Paul Mitchell, Times Herald guest writer 7:45 a.m. EST January 10, 2016

 

(Paul Mitchell’s opinion piece appears in today’s Times Herald at http://www.thetimesherald.com/story/opinion/columnists/2016/02/10/lansing-school-reformers-start-top/80165922/ )

 

Over the last several weeks and months we have witnessed the Detroit Public Schools closing their doors because of “sick out” protests staged by teachers who are clearly defying a state law prohibiting teacher strikes. As a result, parents are forced to scramble to find care for children who lose valuable learning time. We have also seen the validity of complaints that DPS facilities are in horrible state of disrepair.

Whose job is it to stop this from happening?

The district rakes in nearly $13,000 per child — 33 percent more than the $9700 state average — yet is choking on $100 million of delinquent pension debt. Just 8 percent of Detroit eighth-graders can read proficiently, making an otherwise substandard 71 percent high school graduation rate seem either miraculous or a case of serious grade inflation. All of this creates a long-term burden on these children as well as the taxpayers and businesses in Michigan.

Responsibility stretches from Detroit to the state capitol, as politicians in Detroit blame Lansing for the failures, and Lansing politicians blame local officials. This cynical political game might play well in the competing constituencies of the politicians, but it does nothing to help educate our children. Governors and Lansing politicians have repeatedly created “reform boards” and “authorities” — which have become nothing other than new layers of bureaucracy to the already dysfunctional local bureaucrats while problems grow worse.

The Washington bureaucracy further complicates the issue, filling the in-boxes of state and local bureaucrats on every issue from school lunch menus that children refuse to eat to the disastrous Common Core standards that makes parents and students cringe. This adds massive costs while doing little to actually educate.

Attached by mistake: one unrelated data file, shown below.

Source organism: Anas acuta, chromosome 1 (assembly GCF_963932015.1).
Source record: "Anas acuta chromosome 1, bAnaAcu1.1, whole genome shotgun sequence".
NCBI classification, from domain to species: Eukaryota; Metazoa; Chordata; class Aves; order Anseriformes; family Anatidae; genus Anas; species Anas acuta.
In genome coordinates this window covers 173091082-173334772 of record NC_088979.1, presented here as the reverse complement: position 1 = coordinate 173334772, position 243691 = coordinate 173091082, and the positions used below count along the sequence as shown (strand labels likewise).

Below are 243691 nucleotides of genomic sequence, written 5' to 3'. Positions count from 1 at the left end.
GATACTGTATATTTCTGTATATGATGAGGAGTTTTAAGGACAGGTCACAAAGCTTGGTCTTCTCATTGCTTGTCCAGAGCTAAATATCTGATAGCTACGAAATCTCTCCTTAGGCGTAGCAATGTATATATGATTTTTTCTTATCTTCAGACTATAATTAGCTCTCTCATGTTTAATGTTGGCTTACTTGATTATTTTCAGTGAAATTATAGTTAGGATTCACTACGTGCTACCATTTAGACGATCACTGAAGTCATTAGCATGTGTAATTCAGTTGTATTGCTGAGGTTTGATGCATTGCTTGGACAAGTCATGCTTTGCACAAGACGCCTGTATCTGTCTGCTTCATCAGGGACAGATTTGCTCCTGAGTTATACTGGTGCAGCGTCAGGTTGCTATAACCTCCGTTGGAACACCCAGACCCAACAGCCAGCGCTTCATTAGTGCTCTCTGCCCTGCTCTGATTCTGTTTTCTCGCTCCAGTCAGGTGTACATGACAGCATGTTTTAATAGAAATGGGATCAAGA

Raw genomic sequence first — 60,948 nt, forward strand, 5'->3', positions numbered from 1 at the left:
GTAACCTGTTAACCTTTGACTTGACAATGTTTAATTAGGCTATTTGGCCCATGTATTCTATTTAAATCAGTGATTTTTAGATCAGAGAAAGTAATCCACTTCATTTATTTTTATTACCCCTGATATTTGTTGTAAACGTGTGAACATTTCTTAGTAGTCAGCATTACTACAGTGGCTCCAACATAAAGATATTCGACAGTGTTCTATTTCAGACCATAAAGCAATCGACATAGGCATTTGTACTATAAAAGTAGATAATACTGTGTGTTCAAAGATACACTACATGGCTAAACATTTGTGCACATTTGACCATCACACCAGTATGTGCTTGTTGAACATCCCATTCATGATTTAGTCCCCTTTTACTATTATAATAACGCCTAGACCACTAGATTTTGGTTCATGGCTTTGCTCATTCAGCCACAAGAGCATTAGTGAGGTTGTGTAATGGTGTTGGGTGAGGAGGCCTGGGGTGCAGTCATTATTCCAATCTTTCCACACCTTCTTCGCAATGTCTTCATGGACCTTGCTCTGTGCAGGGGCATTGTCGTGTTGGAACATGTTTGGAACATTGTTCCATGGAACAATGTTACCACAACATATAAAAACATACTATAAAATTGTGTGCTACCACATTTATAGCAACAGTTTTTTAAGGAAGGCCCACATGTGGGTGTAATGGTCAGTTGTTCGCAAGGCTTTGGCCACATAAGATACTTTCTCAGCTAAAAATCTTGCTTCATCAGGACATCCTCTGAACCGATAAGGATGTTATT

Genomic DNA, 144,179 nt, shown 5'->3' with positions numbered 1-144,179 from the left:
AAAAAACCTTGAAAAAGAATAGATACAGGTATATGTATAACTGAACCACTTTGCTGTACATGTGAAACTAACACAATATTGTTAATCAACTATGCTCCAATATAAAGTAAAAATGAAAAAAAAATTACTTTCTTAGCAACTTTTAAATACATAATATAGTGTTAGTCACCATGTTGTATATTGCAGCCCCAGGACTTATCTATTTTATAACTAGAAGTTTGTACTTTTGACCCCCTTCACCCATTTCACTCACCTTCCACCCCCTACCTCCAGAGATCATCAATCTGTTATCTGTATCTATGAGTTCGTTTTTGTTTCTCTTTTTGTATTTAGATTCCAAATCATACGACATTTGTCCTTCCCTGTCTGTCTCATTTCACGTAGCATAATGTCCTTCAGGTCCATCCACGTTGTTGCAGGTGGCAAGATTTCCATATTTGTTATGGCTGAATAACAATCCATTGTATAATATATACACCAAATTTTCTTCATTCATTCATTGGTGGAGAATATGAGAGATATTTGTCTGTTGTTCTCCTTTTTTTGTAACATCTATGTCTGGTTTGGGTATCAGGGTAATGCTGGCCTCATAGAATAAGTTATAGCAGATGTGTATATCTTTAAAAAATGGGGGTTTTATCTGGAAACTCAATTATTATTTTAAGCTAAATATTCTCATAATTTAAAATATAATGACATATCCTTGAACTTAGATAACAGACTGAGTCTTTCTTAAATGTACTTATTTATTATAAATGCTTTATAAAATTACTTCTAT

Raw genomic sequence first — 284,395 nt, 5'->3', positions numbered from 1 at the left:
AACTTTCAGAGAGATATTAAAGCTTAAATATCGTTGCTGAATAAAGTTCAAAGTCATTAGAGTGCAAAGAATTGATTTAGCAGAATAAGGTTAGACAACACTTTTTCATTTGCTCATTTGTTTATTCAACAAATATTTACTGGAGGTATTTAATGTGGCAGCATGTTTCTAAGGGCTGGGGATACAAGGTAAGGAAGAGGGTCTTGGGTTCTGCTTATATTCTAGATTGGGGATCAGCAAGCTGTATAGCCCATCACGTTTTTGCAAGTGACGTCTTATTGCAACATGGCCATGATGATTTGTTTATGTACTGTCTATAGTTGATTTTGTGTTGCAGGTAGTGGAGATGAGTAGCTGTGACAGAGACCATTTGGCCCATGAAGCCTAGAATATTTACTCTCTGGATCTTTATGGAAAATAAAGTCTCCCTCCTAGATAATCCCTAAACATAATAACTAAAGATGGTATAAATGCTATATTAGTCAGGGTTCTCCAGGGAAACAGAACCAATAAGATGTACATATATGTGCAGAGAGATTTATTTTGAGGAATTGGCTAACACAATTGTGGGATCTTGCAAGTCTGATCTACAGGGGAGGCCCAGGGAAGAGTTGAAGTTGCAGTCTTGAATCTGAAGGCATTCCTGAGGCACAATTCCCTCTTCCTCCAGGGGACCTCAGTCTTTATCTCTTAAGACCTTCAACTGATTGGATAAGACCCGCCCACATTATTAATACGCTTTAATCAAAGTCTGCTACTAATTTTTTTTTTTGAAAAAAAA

While we must rein in Washington bureaucrats, we should also rationalize our failed education bureaucracy in Lansing. The Michigan Constitution gives the state Board of Education the responsibility to exercise “leadership and general supervision over all public education” including the hiring of the state superintendent. In theory, the state board has the authority to direct education policy. However, since the governor and legislature are responsible for K-12 spending, voters overwhelmingly (and rightly) hold them responsible for education policy.

As a result, K-12 education policy has been a jumbled mess for decades as those truly seeking reform are drowned out as partisan politics and special interests overwhelm the effort to ensure a quality education for our children.

Our goal should be to have those in Michigan with the best ideas and solutions to the many challenges we face in education in the position to take action to ensure our children receive a quality education. Here’s my prescription for what real leadership looks like: Lawmakers should propose a change to the Constitution that would have state board members appointed by the governor, confirmed by the legislature, and thus held accountable by both, and sell this needed reform to the people. This change would force everyone at the state level responsible for educating our children to work together to find solutions instead of current practice of continual cynical political games getting in the way of providing solutions.

Michigan’s students, parents, teachers and taxpayers deserve the educational leadership we’re paying for and guaranteed by our Constitution. If Lansing lawmakers are more serious about reform than they are about political games, then they would start at the top and bring real accountability to our system of public education.

Paul Mitchell is former director of Ross Education and a candidate for the 10th District Congressional seat.